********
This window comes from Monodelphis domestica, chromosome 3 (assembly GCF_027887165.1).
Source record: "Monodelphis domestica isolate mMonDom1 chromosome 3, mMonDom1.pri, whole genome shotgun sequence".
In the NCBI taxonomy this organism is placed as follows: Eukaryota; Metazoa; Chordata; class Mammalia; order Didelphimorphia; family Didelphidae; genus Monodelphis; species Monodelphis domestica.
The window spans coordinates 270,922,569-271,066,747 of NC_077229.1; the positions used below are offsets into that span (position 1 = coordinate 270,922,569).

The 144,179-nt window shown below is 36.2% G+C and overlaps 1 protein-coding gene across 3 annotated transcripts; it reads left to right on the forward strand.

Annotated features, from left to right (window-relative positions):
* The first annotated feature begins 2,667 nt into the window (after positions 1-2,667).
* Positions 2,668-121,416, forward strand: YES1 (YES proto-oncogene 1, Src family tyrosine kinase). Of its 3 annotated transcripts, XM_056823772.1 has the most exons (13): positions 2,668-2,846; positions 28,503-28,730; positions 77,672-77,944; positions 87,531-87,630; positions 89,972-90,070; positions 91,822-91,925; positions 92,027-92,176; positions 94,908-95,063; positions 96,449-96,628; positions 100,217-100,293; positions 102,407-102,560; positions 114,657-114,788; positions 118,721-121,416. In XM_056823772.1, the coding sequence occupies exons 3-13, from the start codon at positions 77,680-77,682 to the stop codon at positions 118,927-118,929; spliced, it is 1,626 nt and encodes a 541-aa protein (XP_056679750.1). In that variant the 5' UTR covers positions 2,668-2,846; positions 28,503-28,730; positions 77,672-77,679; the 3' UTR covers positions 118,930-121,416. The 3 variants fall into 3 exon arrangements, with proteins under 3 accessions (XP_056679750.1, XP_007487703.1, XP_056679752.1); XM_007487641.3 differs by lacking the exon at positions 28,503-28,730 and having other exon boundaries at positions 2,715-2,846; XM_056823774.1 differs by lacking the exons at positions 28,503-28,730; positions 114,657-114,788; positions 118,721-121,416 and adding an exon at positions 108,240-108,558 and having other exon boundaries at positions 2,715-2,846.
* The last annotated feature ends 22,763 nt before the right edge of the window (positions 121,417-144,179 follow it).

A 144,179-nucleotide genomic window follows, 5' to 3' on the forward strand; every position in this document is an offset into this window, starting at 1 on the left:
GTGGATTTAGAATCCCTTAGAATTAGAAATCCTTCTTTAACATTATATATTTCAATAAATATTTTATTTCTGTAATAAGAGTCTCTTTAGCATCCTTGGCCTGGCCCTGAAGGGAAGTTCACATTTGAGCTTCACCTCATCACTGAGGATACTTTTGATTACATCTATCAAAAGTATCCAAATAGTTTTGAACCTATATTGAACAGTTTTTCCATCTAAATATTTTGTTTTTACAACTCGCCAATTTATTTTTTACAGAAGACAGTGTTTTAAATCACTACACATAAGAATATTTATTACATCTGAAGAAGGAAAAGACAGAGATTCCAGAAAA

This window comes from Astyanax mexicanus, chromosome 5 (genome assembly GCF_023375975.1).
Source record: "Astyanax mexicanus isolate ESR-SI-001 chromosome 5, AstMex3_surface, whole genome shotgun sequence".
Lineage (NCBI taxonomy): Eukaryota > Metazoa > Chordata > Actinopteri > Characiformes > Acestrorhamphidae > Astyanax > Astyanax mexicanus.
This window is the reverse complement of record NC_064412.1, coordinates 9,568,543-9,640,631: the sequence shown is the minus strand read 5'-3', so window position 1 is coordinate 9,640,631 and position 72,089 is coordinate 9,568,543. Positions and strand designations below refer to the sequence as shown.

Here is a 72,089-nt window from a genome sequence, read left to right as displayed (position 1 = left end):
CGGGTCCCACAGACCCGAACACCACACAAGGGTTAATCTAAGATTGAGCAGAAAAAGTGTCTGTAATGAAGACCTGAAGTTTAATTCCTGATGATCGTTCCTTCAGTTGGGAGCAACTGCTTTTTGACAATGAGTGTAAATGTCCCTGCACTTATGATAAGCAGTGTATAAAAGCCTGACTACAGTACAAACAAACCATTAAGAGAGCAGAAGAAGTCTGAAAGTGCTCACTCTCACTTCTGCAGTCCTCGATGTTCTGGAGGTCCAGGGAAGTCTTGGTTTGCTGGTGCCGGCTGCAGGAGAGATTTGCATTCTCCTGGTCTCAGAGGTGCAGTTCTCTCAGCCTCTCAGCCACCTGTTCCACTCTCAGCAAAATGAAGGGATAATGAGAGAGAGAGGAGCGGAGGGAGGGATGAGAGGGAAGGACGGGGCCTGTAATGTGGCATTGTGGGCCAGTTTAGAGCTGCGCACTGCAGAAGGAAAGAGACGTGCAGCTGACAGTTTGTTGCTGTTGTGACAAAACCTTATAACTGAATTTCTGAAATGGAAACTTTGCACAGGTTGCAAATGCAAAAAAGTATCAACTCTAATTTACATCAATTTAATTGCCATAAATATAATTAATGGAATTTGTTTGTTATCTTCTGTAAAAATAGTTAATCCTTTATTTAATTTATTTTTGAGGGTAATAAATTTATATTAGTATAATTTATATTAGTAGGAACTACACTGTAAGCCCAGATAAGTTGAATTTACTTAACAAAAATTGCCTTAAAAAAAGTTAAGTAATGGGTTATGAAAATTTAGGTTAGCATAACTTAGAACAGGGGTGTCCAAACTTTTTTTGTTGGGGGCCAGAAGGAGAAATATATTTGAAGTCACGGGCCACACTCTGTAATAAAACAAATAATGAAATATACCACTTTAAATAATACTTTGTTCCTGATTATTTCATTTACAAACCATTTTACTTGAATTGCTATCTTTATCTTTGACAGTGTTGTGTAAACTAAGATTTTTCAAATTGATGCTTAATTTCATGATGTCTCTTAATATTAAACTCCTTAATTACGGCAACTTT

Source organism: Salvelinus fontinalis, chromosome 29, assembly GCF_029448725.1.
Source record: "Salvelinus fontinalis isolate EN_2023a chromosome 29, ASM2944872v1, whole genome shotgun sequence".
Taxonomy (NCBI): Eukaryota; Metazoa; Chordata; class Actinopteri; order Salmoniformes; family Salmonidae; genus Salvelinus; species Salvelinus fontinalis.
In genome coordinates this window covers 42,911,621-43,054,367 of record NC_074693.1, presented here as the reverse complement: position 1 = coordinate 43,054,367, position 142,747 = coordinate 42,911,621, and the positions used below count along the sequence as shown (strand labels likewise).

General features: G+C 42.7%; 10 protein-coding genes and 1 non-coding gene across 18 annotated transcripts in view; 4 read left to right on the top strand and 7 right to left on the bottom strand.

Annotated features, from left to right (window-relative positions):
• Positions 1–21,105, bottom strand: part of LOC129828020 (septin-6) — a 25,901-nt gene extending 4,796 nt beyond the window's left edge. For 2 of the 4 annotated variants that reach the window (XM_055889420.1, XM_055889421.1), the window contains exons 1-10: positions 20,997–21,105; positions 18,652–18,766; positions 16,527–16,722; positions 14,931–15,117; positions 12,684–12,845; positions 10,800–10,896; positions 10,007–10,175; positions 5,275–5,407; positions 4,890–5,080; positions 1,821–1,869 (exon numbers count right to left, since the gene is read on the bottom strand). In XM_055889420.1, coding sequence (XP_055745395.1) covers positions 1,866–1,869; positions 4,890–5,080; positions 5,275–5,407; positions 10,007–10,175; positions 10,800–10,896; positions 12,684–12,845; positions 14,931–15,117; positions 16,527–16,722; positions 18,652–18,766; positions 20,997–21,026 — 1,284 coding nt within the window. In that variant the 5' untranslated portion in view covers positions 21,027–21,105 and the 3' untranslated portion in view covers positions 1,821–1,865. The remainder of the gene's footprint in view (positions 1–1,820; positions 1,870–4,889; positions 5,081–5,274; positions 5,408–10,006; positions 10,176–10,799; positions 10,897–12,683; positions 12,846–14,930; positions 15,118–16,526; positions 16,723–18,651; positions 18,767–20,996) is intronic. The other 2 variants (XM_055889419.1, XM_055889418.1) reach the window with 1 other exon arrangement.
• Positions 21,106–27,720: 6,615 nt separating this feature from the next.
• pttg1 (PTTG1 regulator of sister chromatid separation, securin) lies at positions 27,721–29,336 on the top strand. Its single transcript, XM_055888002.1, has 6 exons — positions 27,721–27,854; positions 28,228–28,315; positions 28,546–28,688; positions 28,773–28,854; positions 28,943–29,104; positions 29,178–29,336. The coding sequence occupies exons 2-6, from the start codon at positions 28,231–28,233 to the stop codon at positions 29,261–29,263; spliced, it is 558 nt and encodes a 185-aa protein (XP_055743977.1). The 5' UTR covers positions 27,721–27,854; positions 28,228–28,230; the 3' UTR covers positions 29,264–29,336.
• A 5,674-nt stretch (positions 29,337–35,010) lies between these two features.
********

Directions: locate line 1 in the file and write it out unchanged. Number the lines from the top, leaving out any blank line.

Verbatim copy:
This window comes from Monodelphis domestica, chromosome 3 (assembly GCF_027887165.1).